The 14th Amendment of the United States was written in the aftermath of the Civil War to ensure that recently freed slaves were afforded the rights to which they were entitled. Among the most important rights established under this amendment are the right to due process and the right to equal protection against the law. Violations of these two rights are frequently the topic of constitutional tort litigation.
There are many examples in today’s headlines of civil lawsuits filed based on violations of the 14th Amendment: the most recent and newsworthy was probably the 2015 case filed by James Obergefell that made same-sex marriage legal throughout the United States. The decision in Obergefell vs. Hodges was based specifically on the 14th Amendment’s promise of both due process and equal protection against the law, and there are many other, less newsworthy cases that are decided on the same basis.
There have been numerous lawsuits filed against universities by students who have charged them with robbing them of due process protections when they’ve been expelled based on unproven sexual assault charges and by professors who have been fired following student complaints about the content of their lectures. Parents are able to pursue equal protection lawsuits against school boards for their failure to provide equal access to education to their special needs children; families have filed claims against cities whose laws have prohibited them from living together under the same roof; people have even filed civil rights lawsuits based upon failures to make public areas wheelchair accessible.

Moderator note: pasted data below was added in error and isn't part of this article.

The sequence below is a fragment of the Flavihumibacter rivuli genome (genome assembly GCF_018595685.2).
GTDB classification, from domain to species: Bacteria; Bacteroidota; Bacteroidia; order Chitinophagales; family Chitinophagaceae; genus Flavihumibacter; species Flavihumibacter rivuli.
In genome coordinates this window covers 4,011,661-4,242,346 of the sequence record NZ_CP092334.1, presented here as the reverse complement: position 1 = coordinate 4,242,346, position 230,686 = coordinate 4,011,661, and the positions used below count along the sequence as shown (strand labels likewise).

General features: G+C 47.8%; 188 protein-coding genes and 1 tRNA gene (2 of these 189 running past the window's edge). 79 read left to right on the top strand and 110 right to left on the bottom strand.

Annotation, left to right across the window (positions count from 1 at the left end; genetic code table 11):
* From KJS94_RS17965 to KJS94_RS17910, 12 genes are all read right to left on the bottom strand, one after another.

At its heart, constitutional tort litigation is about government agencies violating the fundamental rights afforded under the Constitution. This may include depriving an individual of their rights, freedom or property without giving them the chance to object; violating their right to privacy, the right to travel, the right to vote, or the right to access to the courts. It may also involve protection from discrimination, including against non-citizens. The United States Constitution explicitly lays out the rights afforded to citizens and non-citizens alike, but the interpretation of those rights is often the subject of significant disagreement.
If you believe that your rights have been violated, you need the assistance of an attorney with experience in constitutional tort litigation. Contact us today to set up a time to meet and discuss your case.